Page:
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Rachel Maddow: The Growing Threat Posed by Gun-Strapped Right-Wingers at Obama's Townhalls

Rachel Maddow and Frank Rich discuss the use of intimidation as a political tactic.
 
 
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When President Obama spoke to the Veterans of Foreign Wars Convention in Phoenix on Monday, you‘ll recall that he was greeted by a dozen or so regular citizens, not police officers, not Secret Service officers, who were openly carrying firearms.

It‘s now been revealed that a right-wing online radio host organized the "people with guns near the president” stunt, including the man who‘s carrying an assault rifle who we pictured and talked about on this show.

But the second important update about this story is about the "not just metaphorical ties” between the open display of weaponry by protestors against the president -- in other words, the use of intimidation as a political tactic -- and the political violence in our own country‘s history, even our own country‘s recent history.  We‘re now learning about actual, direct links between the gun stunt this week at President Obama‘s event in Arizona and a militia group that was convicted in the 1990s of conspiring to blow up federal buildings.

Ernest Hancock, the right-wing online radio host who carried a .9 millimeter pistol himself at the Phoenix protest and who interviewed the other people who were carrying guns -- he used to work for a group that defended a violent militia group called the Vipers.  It was a group that called themselves the Viper Reserves and they formed to defend the Viper Militia.

The Viper Militia said they were opposed to what they called the "new world order.”  They practiced advanced weapons training, including exploding rockets and making fertilizer bombs in a desert town about a hundred miles from the one-time home of Timothy McVeigh.  Twelve members of the Viper Militia were charged in 1996 with plotting to blow up at least seven government buildings.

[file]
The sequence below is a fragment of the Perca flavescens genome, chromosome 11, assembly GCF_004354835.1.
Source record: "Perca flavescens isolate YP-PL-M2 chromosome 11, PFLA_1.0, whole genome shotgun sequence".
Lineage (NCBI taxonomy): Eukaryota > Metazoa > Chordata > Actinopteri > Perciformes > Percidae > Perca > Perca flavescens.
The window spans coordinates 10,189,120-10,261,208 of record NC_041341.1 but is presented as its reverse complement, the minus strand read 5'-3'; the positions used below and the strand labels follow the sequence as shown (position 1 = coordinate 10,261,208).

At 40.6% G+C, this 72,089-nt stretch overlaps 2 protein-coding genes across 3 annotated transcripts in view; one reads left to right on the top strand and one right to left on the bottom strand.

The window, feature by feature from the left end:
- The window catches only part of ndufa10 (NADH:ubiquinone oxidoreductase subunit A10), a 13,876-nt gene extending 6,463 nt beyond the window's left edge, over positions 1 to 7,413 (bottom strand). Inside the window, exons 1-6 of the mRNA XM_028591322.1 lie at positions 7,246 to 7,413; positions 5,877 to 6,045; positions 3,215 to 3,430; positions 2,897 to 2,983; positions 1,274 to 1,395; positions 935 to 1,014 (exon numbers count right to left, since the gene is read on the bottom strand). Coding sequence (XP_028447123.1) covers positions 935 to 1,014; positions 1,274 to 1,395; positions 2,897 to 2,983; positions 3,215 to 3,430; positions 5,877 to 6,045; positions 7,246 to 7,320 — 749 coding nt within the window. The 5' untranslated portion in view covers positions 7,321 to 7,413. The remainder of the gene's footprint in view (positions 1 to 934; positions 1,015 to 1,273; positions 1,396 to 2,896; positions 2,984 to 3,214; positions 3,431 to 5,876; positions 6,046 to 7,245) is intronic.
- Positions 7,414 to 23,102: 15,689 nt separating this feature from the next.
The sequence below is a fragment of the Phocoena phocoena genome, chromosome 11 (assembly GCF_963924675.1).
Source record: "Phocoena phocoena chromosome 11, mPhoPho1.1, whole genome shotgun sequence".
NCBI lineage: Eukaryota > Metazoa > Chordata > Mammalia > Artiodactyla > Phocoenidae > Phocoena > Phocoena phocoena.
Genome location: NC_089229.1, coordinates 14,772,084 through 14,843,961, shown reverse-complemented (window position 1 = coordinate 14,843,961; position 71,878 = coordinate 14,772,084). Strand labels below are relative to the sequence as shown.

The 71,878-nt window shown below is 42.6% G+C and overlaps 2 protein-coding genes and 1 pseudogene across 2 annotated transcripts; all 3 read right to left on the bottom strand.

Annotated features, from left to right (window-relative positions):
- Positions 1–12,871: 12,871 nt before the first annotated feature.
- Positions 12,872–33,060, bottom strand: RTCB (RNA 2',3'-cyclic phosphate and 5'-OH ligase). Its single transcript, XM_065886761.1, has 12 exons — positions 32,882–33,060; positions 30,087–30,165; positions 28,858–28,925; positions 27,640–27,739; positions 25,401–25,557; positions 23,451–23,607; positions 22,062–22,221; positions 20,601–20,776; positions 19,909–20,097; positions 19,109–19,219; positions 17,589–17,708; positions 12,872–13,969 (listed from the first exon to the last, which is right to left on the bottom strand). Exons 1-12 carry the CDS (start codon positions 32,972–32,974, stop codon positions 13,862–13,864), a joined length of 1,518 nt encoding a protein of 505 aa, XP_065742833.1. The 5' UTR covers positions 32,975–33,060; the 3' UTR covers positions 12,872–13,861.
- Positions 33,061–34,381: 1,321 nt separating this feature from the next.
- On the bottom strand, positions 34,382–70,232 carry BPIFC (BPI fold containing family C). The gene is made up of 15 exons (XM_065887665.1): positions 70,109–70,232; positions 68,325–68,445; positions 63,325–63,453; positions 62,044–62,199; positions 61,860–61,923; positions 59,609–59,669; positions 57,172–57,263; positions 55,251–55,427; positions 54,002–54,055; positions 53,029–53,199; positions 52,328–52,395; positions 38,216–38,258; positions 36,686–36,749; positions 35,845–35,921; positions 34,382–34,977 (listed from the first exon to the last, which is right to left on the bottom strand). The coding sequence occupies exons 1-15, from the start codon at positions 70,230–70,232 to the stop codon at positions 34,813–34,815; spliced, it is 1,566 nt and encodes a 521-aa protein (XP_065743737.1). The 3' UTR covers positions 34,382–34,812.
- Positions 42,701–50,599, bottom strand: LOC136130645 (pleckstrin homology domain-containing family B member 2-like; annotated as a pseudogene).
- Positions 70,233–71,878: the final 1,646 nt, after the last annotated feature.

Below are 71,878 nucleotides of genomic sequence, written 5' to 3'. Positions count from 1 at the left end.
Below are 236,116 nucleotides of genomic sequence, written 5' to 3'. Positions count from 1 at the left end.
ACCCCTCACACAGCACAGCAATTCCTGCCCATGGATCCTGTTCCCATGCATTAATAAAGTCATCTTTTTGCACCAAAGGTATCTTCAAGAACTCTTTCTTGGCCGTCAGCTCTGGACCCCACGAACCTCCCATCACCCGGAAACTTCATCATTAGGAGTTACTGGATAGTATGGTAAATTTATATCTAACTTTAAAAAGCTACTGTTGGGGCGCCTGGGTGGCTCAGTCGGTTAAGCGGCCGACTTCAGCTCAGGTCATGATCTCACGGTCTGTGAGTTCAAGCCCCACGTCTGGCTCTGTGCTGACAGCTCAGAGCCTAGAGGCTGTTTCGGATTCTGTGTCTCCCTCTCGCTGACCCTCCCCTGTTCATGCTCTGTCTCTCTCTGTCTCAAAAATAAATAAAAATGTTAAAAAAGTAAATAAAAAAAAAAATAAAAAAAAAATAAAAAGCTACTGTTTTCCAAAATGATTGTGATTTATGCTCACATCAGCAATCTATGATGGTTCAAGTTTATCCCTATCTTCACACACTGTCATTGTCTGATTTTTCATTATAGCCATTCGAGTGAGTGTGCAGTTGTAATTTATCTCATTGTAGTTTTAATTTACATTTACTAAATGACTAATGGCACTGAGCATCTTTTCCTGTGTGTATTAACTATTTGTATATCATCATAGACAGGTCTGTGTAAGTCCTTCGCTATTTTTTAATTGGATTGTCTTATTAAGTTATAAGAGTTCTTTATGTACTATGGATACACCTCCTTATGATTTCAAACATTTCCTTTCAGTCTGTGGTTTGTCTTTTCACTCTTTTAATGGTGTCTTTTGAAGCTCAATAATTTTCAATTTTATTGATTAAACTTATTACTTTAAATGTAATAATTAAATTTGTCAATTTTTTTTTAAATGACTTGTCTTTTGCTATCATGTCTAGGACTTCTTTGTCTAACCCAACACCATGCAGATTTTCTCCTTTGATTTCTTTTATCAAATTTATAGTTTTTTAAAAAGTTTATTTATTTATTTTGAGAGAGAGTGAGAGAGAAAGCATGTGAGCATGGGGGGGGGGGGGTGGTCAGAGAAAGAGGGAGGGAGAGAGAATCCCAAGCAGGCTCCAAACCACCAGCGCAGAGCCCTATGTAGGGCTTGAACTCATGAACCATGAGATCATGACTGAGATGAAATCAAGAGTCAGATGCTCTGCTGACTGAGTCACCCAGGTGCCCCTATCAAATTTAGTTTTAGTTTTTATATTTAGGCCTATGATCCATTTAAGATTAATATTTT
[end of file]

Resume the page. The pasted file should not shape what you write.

Federal agents seized as evidence dozens of firearms, including machine guns, tens of thousands of rounds of ammunition, grenades, body armor, gas masks and hundreds of pounds of ammonium nitrate which, of course, is the main ingredient used in the bomb that blew up the Murrah Federal Building in Oklahoma City, killing 168 people.  In the end, 11 of the Viper Militiamen were sentenced to federal prison terms, ranging from one year to six years.

In a phone interview today with this show, Mr. Hancock, who again was not part of the group but who defended them, he describes himself as having done P.R. for the group, he called the sentences for the Viper Militiamen, quote, "an injustice like you wouldn‘t believe.”  He also -- in his interview with our staff -- did not deny any of the ties he -- the ties he‘s alleged to have with the Viper Militia.  When we asked him about convicted Oklahoma City bomber Timothy McVeigh, Mr. Hancock told us, quote, "I don‘t know which role he played.  I know he got blamed.”

So, when a dozen people openly display firearms near the president -- again, not police officers, not Secret Service officers, but citizens, and they‘re organized by someone with this kind of backgrounds, what‘s the next thing that we talk about in our political discussion in this country?

Joining us now is "New York Times” columnist Frank Rich.  His most recent piece on Sunday gives some historical context to the gun-toting protestors that are showing up at these town hall events.

Mr. Rich, nice to see you.

FRANK RICH, NEW YORK TIMES COLUMNIST:  Nice to see you.

MADDOW:  In your column this weekend, you talked about similarities between the political climate today and the political climate in the early ‘60s -- of course, with looming large in that political climate the assassination of John Kennedy in 1963.

 
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